To date, over 1,000 neuroprotective drug candidates have failed to show promise in reducing this damage in stroke, but Dr Chamorro argued that we should keep going; neuroprotection and counteracting the damaging effects of oxygen is an important avenue of research. He discussed new findings demonstrating that uric acid could improve glucose-driven oxidative stress in human ischemic stroke, and concluded by saying that for him, uric acid is a very appealing new drug candidate in stroke.

The long term effects and improving rehabilitation

Depression, cognitive impairment, impaired motor function and balance, and visual and communication problems have all been reported as long-term outcomes of stroke. Around one third of people who survive are left with a permanent disability. Another interesting aspect of the meeting was an update on some of the research taking place into rehabilitation and recovery, and what we could do to improve the lives of those who have had a stroke.

Post-stroke depression

Suicide is a rare but serious outcome of stroke, yet post-stroke depression and suicide is a relatively under-studied topic. Dr Marie Eriksson and colleagues presented a socioeconomic and nationwide perspective on this from Sweden, giving us an overview of data analysed from Riksstroke, the Swedish Stroke Register.

Looking at over 220,000 stroke patients, Eriksson and colleagues found that suicide was more common in men than women, and saw that there was a 5-fold inreased risk of suicide in patients under 55 years of age with post-stroke depression, in comparison to the general population of Sweden.

Socioeconomic position was also associated with an increased risk of suicide, for example having a lower income, or living alone. Dr Eriksson concluded by emphasising the importance of noticing these risks and considering suicide interventions in high risk groups, as part of post-stroke care.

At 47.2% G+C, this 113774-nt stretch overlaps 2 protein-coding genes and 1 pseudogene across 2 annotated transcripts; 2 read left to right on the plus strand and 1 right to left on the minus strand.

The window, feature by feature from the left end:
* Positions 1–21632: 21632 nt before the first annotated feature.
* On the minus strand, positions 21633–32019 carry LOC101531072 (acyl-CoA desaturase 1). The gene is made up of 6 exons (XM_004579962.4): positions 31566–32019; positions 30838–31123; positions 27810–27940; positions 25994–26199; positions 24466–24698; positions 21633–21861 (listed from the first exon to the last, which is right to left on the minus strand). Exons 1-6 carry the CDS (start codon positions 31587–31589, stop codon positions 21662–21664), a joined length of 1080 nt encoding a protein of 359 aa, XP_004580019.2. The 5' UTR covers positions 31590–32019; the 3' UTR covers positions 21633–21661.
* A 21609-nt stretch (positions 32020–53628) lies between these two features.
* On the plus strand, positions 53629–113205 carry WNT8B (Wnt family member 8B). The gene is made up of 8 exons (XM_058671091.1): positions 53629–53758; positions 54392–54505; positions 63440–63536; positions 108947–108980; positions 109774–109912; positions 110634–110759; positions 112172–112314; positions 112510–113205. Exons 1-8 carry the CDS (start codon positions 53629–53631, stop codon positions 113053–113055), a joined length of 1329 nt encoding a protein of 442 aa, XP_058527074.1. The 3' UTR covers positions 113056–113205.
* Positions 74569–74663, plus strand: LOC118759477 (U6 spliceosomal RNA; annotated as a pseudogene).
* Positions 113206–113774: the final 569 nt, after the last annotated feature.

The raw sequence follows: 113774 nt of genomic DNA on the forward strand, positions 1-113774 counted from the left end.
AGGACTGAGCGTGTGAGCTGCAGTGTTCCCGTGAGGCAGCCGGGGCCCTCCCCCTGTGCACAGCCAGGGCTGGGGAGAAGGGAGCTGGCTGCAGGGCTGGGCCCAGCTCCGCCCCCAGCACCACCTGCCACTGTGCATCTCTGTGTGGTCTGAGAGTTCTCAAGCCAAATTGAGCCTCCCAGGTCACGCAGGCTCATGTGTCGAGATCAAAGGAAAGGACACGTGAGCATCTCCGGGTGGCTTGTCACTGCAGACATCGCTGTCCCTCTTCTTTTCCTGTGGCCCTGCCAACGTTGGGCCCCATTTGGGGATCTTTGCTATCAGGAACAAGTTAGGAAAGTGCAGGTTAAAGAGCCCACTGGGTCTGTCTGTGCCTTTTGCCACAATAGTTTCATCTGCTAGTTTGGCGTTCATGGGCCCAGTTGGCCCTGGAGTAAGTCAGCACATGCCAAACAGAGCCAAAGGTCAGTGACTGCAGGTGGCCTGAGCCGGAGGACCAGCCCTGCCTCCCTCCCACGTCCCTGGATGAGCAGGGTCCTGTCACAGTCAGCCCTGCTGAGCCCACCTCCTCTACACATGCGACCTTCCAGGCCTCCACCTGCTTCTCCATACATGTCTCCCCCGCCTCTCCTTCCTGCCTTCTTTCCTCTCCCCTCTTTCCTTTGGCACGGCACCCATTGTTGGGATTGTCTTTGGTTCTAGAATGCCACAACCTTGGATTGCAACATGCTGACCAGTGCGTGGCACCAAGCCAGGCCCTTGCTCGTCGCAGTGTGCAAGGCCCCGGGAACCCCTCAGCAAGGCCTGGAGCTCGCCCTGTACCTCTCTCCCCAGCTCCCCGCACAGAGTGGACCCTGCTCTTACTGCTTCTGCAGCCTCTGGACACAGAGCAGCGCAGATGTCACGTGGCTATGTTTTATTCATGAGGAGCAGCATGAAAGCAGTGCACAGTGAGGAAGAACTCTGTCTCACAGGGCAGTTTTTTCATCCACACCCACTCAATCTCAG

Physical rehabilitation

There was also an array of presentations on the work being done to improve physical mobility after stroke, including a talk from Dr Friedhelm Hummel on research aimed at understanding the brain networks involved in motor function recovery in the hand. Meanwhile, Dr Lucy Jones from the University of Strathclyde presented on an early study looking at whether 3D visual feedback technologies could assist upper limb rehabilitation in patients, by allowing them and their therapists to assess their movement in real-time.

robotics are helping clinicians to be more effective and efficient in delivering patient care


Dr Hermano Igo Kreps

Another fast-developing area of research in rehabilitation is the use of robotics. Dr Hermano Igo Kreps from MIT gave us a fascinating insight into the way that robotics are helping clinicians to be more effective and efficient in delivering patient care, and showed some exciting videos of the new robots under development to assist recovery of leg and ankle movement post-stroke.

All in all, the first European Stroke Organisation Conference meeting provided a fascinating insight into our progress in stroke research, and highlighted new, promising avenues of investigation across a range of topics that could dramatically impact the field in years to come. This research is giving hope to millions of people who have been, or will be, affected by strokes. I’m already looking forward to next year’s meeting in Barcelona between 10-12 May.